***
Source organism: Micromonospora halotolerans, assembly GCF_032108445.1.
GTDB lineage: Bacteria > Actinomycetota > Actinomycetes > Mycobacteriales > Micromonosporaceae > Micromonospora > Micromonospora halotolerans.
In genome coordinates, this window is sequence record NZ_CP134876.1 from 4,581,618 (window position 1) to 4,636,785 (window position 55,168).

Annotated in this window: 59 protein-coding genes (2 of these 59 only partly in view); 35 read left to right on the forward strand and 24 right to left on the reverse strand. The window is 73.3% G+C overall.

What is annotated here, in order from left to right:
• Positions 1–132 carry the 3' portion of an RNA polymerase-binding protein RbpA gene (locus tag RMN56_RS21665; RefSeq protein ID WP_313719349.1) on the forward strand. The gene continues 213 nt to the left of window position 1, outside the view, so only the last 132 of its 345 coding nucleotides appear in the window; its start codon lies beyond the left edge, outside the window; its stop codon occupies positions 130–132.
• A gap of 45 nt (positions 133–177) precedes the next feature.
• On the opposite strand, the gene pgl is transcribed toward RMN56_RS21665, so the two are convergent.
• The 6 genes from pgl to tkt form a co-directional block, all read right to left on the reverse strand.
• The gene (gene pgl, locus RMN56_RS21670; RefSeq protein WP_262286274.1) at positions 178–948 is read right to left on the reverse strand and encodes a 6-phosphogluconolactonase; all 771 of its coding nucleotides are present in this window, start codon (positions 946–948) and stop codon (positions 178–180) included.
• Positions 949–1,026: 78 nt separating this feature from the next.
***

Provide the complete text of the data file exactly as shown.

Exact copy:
Source organism: Micromonospora halotolerans, assembly GCF_032108445.1.
GTDB lineage: Bacteria > Actinomycetota > Actinomycetes > Mycobacteriales > Micromonosporaceae > Micromonospora > Micromonospora halotolerans.
In genome coordinates, this window is sequence record NZ_CP134876.1 from 4,581,618 (window position 1) to 4,636,785 (window position 55,168).

Annotated in this window: 59 protein-coding genes (2 of these 59 only partly in view); 35 read left to right on the forward strand and 24 right to left on the reverse strand. The window is 73.3% G+C overall.

What is annotated here, in order from left to right:
• Positions 1–132 carry the 3' portion of an RNA polymerase-binding protein RbpA gene (locus tag RMN56_RS21665; RefSeq protein ID WP_313719349.1) on the forward strand. The gene continues 213 nt to the left of window position 1, outside the view, so only the last 132 of its 345 coding nucleotides appear in the window; its start codon lies beyond the left edge, outside the window; its stop codon occupies positions 130–132.
• A gap of 45 nt (positions 133–177) precedes the next feature.
• On the opposite strand, the gene pgl is transcribed toward RMN56_RS21665, so the two are convergent.
• The 6 genes from pgl to tkt form a co-directional block, all read right to left on the reverse strand.
• The gene (gene pgl, locus RMN56_RS21670; RefSeq protein WP_262286274.1) at positions 178–948 is read right to left on the reverse strand and encodes a 6-phosphogluconolactonase; all 771 of its coding nucleotides are present in this window, start codon (positions 946–948) and stop codon (positions 178–180) included.
• Positions 949–1,026: 78 nt separating this feature from the next.